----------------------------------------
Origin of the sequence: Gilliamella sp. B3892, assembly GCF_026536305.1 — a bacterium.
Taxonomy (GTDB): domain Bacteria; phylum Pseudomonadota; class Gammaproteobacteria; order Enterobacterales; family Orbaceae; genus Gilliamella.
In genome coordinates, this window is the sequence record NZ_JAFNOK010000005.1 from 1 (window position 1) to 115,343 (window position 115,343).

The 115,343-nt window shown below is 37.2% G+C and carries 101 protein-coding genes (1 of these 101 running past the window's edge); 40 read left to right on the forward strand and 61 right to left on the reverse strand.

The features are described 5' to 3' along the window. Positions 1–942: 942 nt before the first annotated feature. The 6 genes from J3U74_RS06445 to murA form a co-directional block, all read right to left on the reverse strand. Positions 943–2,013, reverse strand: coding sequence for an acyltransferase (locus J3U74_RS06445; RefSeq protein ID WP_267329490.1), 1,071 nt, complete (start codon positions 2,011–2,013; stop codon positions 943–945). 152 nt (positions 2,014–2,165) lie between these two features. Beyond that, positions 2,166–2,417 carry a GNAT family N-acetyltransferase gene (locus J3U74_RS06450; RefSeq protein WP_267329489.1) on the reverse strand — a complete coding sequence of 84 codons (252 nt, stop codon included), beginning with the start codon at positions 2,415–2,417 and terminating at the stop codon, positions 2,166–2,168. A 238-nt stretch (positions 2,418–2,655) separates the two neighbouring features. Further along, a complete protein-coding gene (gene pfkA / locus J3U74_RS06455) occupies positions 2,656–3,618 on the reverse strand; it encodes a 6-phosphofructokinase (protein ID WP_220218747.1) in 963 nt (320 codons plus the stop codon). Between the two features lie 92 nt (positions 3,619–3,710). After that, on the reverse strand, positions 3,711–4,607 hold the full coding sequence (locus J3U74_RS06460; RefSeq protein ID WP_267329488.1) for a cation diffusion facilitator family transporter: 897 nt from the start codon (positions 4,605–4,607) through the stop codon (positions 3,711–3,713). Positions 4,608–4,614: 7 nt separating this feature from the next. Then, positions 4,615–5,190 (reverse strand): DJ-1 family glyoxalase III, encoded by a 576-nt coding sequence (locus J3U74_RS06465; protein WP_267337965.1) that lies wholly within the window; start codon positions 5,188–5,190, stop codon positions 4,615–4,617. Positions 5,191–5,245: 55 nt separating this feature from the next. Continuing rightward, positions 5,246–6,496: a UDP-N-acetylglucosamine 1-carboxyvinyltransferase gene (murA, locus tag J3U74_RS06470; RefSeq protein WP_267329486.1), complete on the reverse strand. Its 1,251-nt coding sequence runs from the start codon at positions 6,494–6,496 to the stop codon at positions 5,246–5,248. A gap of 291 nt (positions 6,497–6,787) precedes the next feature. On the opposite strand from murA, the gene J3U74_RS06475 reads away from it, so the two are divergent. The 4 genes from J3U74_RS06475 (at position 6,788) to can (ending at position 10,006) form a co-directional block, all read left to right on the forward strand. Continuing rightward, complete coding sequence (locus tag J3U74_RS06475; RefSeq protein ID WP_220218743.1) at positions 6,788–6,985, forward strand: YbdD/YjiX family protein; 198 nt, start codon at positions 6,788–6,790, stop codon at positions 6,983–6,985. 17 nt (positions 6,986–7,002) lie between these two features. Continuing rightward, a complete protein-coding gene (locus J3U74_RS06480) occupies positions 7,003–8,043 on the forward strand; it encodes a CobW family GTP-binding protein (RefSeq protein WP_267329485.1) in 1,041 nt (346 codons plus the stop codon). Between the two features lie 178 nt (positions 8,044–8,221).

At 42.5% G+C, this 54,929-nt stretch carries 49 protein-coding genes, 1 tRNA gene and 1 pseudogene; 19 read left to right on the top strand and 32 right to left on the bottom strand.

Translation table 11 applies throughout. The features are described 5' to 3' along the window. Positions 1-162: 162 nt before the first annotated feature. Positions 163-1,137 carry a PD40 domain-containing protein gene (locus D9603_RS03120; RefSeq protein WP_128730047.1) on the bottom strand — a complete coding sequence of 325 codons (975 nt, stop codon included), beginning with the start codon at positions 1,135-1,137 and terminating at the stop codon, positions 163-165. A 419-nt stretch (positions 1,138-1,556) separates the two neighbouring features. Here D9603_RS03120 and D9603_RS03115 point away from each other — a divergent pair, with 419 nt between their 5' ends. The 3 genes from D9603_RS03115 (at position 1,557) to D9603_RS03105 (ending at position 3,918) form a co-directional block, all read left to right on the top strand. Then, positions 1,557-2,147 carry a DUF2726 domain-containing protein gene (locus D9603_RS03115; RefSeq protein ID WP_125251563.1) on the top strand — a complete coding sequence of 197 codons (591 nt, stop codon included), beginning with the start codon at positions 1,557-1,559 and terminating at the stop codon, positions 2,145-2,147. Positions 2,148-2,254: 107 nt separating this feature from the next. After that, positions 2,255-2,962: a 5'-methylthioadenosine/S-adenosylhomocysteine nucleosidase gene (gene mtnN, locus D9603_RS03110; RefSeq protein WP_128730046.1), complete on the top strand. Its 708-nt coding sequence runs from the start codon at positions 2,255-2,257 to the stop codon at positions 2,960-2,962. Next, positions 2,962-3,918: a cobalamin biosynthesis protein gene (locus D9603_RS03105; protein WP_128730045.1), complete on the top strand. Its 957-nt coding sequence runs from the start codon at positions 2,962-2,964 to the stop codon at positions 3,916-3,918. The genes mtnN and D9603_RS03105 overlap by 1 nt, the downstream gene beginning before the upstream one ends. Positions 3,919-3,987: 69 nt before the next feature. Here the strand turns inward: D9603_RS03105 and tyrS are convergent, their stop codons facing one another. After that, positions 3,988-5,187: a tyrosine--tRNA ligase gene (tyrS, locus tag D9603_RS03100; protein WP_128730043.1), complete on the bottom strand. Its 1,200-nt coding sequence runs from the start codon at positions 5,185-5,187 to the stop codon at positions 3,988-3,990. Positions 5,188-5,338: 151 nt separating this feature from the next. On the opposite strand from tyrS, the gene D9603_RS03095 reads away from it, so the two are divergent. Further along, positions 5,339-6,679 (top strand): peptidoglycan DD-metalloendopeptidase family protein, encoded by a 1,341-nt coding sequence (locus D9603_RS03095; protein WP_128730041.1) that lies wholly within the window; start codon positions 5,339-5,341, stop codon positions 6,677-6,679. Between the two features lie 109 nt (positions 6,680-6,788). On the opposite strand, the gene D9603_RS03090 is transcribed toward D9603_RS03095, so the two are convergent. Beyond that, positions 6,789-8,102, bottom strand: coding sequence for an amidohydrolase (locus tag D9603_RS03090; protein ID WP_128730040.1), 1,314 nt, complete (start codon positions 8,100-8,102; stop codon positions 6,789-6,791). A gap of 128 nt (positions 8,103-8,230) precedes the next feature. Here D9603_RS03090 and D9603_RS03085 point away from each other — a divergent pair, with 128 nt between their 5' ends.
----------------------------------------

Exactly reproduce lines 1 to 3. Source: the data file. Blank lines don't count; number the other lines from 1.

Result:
Origin of the sequence: Gilliamella sp. B3892, assembly GCF_026536305.1 — a bacterium.
Taxonomy (GTDB): domain Bacteria; phylum Pseudomonadota; class Gammaproteobacteria; order Enterobacterales; family Orbaceae; genus Gilliamella.
In genome coordinates, this window is the sequence record NZ_JAFNOK010000005.1 from 1 (window position 1) to 115,343 (window position 115,343).